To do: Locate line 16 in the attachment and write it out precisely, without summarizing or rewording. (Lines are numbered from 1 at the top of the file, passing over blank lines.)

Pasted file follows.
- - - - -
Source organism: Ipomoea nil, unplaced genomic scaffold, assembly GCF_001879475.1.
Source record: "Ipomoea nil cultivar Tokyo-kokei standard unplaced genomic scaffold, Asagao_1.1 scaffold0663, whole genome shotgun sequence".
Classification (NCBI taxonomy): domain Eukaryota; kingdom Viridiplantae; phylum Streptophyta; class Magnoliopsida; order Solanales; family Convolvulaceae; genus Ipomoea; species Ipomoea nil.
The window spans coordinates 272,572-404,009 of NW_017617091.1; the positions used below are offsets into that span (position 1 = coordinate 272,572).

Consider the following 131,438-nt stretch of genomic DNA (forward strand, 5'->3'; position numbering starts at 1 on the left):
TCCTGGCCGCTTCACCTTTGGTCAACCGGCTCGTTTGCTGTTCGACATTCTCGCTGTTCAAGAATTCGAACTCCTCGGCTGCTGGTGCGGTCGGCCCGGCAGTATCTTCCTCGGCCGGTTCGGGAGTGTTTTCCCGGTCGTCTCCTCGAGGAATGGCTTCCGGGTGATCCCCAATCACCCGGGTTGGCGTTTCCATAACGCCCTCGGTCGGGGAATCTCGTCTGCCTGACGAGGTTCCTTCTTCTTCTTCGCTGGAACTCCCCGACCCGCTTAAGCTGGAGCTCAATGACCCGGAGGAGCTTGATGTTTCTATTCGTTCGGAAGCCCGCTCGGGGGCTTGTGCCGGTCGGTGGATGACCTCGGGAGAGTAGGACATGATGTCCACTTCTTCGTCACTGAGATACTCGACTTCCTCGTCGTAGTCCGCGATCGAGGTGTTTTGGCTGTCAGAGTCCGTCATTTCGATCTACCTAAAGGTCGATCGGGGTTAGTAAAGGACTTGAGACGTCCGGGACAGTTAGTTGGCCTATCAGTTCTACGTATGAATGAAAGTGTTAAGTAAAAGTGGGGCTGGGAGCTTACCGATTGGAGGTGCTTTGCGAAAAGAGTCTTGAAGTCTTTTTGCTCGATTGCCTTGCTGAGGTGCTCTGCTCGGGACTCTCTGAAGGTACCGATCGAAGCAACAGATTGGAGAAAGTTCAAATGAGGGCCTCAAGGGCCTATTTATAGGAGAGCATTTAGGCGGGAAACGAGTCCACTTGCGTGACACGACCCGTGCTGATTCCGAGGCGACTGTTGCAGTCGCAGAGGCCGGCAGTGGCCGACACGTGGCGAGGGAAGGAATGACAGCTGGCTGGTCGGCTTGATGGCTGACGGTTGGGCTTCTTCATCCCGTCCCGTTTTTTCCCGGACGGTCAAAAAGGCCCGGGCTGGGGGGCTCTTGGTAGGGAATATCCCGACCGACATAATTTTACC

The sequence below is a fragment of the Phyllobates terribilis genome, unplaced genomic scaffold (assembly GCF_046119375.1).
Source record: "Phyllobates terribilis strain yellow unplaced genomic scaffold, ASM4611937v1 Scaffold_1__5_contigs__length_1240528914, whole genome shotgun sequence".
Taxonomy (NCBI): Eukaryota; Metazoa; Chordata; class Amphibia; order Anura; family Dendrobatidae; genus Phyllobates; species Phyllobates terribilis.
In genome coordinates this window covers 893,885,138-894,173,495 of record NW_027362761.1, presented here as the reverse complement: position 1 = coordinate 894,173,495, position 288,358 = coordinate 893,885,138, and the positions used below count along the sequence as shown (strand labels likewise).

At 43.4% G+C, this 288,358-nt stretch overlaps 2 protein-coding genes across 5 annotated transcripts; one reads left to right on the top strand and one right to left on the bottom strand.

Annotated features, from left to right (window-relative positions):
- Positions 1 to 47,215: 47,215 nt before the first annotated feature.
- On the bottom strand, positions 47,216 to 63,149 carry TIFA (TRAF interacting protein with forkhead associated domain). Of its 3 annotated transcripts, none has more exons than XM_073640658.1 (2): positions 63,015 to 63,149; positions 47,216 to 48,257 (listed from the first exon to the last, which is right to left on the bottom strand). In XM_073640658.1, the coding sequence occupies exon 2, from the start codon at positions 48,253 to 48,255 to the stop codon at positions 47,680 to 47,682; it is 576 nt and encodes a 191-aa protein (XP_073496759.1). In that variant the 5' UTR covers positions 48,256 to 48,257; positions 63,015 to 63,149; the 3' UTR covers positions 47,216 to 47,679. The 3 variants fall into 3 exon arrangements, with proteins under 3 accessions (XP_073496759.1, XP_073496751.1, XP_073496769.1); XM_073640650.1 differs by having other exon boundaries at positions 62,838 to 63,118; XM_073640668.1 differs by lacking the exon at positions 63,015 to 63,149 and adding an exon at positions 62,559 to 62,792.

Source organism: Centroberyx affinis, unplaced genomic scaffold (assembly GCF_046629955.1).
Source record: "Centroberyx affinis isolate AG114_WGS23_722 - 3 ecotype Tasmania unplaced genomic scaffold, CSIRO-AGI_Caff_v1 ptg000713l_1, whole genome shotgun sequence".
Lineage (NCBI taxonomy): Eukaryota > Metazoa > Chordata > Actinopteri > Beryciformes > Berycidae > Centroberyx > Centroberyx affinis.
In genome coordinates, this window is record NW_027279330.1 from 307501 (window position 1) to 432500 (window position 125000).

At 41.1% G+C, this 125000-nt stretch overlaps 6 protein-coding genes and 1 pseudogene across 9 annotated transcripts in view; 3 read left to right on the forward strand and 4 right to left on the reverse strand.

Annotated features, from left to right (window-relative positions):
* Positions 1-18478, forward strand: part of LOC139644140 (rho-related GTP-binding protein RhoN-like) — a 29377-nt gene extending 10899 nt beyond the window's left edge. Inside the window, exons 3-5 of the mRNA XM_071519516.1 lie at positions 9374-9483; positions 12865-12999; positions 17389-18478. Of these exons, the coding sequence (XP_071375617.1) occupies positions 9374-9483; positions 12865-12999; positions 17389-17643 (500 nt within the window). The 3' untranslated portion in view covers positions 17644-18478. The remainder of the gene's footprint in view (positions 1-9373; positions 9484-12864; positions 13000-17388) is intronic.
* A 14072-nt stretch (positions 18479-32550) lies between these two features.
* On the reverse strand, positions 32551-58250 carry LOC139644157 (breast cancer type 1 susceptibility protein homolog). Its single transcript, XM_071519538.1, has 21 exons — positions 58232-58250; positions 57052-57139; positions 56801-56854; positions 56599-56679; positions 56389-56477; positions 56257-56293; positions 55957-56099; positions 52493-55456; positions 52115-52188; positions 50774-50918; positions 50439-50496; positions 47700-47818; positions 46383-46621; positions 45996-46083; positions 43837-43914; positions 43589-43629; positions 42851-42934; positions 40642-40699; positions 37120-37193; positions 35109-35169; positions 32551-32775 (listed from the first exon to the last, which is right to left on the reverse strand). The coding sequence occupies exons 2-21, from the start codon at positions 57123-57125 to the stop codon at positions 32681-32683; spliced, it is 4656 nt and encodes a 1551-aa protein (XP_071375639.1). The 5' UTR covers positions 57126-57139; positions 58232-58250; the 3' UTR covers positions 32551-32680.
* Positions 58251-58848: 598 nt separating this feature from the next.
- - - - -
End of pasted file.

Source record: "Centroberyx affinis isolate AG114_WGS23_722 - 3 ecotype Tasmania unplaced genomic scaffold, CSIRO-AGI_Caff_v1 ptg000713l_1, whole genome shotgun sequence".